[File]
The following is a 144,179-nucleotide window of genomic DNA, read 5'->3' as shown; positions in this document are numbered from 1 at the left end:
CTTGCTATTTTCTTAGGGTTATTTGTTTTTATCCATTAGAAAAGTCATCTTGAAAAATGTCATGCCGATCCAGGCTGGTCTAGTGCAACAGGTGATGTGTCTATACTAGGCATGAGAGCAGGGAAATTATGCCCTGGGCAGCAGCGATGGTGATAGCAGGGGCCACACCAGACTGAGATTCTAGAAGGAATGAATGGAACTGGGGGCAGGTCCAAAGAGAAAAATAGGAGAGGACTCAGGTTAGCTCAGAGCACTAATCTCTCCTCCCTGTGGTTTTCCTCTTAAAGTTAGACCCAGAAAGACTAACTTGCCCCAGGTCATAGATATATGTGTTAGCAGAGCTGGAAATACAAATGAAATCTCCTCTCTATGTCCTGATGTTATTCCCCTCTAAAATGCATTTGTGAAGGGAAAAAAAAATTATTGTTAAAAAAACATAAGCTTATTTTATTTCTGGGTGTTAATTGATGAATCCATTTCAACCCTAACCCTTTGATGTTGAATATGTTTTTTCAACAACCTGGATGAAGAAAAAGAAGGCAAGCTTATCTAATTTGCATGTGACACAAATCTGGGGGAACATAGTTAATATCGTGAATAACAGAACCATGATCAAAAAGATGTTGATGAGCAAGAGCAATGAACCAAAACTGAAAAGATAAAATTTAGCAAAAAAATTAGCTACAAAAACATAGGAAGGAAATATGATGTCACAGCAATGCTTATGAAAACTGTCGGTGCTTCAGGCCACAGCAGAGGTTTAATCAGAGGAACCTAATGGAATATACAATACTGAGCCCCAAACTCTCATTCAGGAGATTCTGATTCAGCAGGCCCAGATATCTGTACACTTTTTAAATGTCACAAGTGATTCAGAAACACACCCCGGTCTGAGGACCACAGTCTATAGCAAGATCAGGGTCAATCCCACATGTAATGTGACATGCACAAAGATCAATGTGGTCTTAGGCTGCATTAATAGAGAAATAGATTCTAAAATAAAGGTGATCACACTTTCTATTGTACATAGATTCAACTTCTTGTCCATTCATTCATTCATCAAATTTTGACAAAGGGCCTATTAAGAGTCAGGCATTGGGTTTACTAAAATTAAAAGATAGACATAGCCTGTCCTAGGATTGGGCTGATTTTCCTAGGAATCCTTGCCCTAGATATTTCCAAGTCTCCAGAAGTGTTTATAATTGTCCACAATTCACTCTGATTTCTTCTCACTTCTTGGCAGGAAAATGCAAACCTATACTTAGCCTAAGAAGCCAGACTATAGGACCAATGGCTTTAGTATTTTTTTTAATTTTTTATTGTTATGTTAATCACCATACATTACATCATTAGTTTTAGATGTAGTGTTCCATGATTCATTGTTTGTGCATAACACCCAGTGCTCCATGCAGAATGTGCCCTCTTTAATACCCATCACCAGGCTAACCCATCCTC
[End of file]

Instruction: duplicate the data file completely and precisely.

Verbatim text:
The following is a 144,179-nucleotide window of genomic DNA, read 5'->3' as shown; positions in this document are numbered from 1 at the left end:
CTTGCTATTTTCTTAGGGTTATTTGTTTTTATCCATTAGAAAAGTCATCTTGAAAAATGTCATGCCGATCCAGGCTGGTCTAGTGCAACAGGTGATGTGTCTATACTAGGCATGAGAGCAGGGAAATTATGCCCTGGGCAGCAGCGATGGTGATAGCAGGGGCCACACCAGACTGAGATTCTAGAAGGAATGAATGGAACTGGGGGCAGGTCCAAAGAGAAAAATAGGAGAGGACTCAGGTTAGCTCAGAGCACTAATCTCTCCTCCCTGTGGTTTTCCTCTTAAAGTTAGACCCAGAAAGACTAACTTGCCCCAGGTCATAGATATATGTGTTAGCAGAGCTGGAAATACAAATGAAATCTCCTCTCTATGTCCTGATGTTATTCCCCTCTAAAATGCATTTGTGAAGGGAAAAAAAAATTATTGTTAAAAAAACATAAGCTTATTTTATTTCTGGGTGTTAATTGATGAATCCATTTCAACCCTAACCCTTTGATGTTGAATATGTTTTTTCAACAACCTGGATGAAGAAAAAGAAGGCAAGCTTATCTAATTTGCATGTGACACAAATCTGGGGGAACATAGTTAATATCGTGAATAACAGAACCATGATCAAAAAGATGTTGATGAGCAAGAGCAATGAACCAAAACTGAAAAGATAAAATTTAGCAAAAAAATTAGCTACAAAAACATAGGAAGGAAATATGATGTCACAGCAATGCTTATGAAAACTGTCGGTGCTTCAGGCCACAGCAGAGGTTTAATCAGAGGAACCTAATGGAATATACAATACTGAGCCCCAAACTCTCATTCAGGAGATTCTGATTCAGCAGGCCCAGATATCTGTACACTTTTTAAATGTCACAAGTGATTCAGAAACACACCCCGGTCTGAGGACCACAGTCTATAGCAAGATCAGGGTCAATCCCACATGTAATGTGACATGCACAAAGATCAATGTGGTCTTAGGCTGCATTAATAGAGAAATAGATTCTAAAATAAAGGTGATCACACTTTCTATTGTACATAGATTCAACTTCTTGTCCATTCATTCATTCATCAAATTTTGACAAAGGGCCTATTAAGAGTCAGGCATTGGGTTTACTAAAATTAAAAGATAGACATAGCCTGTCCTAGGATTGGGCTGATTTTCCTAGGAATCCTTGCCCTAGATATTTCCAAGTCTCCAGAAGTGTTTATAATTGTCCACAATTCACTCTGATTTCTTCTCACTTCTTGGCAGGAAAATGCAAACCTATACTTAGCCTAAGAAGCCAGACTATAGGACCAATGGCTTTAGTATTTTTTTTAATTTTTTATTGTTATGTTAATCACCATACATTACATCATTAGTTTTAGATGTAGTGTTCCATGATTCATTGTTTGTGCATAACACCCAGTGCTCCATGCAGAATGTGCCCTCTTTAATACCCATCACCAGGCTAACCCATCCTC